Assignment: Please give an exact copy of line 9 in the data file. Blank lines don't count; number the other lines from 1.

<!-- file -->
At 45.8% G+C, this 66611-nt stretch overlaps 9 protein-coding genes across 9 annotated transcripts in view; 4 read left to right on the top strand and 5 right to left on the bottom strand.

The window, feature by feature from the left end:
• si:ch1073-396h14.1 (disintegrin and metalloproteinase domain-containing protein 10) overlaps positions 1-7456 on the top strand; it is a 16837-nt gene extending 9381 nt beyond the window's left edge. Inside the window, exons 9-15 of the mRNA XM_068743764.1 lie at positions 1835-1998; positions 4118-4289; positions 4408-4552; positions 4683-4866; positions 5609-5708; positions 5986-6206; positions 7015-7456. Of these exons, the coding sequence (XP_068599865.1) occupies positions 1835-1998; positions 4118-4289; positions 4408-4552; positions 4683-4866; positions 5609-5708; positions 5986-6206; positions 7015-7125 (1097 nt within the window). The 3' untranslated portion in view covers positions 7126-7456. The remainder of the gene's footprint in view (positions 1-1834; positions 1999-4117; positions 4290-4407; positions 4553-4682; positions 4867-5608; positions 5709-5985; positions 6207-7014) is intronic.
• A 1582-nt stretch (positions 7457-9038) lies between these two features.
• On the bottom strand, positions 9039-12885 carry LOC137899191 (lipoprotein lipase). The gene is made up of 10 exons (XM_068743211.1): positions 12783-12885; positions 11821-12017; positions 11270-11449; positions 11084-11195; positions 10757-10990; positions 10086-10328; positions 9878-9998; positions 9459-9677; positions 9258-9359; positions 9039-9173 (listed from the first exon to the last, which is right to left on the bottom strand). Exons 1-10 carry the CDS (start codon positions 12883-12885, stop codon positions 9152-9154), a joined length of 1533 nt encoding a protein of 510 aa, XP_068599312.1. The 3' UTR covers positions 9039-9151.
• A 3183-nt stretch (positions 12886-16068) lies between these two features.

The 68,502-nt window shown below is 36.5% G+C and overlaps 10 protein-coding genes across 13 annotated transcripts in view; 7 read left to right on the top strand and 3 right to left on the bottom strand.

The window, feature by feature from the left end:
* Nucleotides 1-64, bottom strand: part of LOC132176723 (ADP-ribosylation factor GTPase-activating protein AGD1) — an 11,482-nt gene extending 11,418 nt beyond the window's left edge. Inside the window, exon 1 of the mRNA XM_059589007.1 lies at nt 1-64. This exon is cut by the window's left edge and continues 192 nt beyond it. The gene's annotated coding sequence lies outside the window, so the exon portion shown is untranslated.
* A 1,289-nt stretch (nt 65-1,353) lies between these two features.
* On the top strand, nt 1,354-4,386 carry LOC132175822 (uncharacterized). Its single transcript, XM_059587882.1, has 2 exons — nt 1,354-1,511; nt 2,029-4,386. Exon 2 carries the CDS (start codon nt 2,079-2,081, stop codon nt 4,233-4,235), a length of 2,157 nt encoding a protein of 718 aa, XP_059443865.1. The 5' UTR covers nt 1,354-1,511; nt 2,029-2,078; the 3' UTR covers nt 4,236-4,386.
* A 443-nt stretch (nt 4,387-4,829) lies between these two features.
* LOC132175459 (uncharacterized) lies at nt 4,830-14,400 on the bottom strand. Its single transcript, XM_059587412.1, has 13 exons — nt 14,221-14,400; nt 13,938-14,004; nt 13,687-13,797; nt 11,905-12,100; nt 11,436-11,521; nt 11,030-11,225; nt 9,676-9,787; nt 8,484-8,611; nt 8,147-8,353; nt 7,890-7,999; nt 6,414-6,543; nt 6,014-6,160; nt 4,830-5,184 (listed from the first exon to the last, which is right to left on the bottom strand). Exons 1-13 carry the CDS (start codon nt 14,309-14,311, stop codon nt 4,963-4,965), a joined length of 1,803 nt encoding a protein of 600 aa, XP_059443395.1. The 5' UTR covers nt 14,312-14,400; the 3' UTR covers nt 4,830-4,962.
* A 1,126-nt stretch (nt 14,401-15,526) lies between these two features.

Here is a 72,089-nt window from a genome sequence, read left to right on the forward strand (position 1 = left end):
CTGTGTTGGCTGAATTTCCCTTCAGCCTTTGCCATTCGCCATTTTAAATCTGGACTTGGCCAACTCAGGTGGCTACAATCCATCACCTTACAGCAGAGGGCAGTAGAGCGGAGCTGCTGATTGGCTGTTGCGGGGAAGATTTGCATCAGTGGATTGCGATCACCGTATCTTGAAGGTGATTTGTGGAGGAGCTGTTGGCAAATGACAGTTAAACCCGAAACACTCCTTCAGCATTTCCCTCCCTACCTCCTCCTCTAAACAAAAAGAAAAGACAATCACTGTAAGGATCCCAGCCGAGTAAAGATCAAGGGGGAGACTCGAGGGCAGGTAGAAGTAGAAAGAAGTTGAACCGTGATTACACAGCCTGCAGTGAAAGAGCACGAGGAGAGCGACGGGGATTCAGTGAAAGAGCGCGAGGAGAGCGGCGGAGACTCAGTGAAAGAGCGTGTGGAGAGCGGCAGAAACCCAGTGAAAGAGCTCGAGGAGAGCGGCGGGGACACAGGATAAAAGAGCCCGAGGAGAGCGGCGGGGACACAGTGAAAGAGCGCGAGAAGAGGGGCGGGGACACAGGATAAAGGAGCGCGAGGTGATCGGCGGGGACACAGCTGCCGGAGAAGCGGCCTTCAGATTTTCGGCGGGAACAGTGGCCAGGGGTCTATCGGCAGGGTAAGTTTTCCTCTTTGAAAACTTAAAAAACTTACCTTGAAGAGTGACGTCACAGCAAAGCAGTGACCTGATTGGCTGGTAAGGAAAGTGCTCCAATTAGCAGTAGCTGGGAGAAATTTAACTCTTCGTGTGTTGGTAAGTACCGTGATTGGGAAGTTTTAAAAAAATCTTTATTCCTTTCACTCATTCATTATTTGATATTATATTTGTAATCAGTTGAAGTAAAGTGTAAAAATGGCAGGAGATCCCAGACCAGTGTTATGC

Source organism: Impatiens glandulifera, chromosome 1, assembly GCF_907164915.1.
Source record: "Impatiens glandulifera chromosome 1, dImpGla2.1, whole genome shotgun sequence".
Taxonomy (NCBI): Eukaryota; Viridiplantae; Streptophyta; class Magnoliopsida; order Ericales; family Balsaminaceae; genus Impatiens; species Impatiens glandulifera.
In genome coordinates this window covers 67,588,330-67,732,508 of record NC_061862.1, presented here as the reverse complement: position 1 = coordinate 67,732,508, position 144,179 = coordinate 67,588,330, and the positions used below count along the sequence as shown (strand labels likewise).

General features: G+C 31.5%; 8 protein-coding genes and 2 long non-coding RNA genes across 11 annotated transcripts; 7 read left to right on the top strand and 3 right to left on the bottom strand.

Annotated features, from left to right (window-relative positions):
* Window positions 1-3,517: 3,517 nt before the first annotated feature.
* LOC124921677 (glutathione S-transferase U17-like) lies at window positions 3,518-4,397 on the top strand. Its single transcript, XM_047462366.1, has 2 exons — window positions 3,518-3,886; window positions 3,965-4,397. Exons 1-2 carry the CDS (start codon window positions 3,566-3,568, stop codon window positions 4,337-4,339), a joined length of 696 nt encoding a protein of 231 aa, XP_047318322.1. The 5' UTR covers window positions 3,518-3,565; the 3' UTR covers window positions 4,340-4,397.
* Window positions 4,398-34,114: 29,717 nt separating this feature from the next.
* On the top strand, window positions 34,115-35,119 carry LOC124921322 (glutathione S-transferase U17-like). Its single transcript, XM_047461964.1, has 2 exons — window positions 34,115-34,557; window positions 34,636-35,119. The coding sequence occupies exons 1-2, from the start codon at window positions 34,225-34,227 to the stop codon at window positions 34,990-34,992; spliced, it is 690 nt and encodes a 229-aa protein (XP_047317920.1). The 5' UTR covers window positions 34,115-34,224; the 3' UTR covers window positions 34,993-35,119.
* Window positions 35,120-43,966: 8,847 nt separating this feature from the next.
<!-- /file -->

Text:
* Nucleotides 1-64, bottom strand: part of LOC132176723 (ADP-ribosylation factor GTPase-activating protein AGD1) — an 11,482-nt gene extending 11,418 nt beyond the window's left edge. Inside the window, exon 1 of the mRNA XM_059589007.1 lies at nt 1-64. This exon is cut by the window's left edge and continues 192 nt beyond it. The gene's annotated coding sequence lies outside the window, so the exon portion shown is untranslated.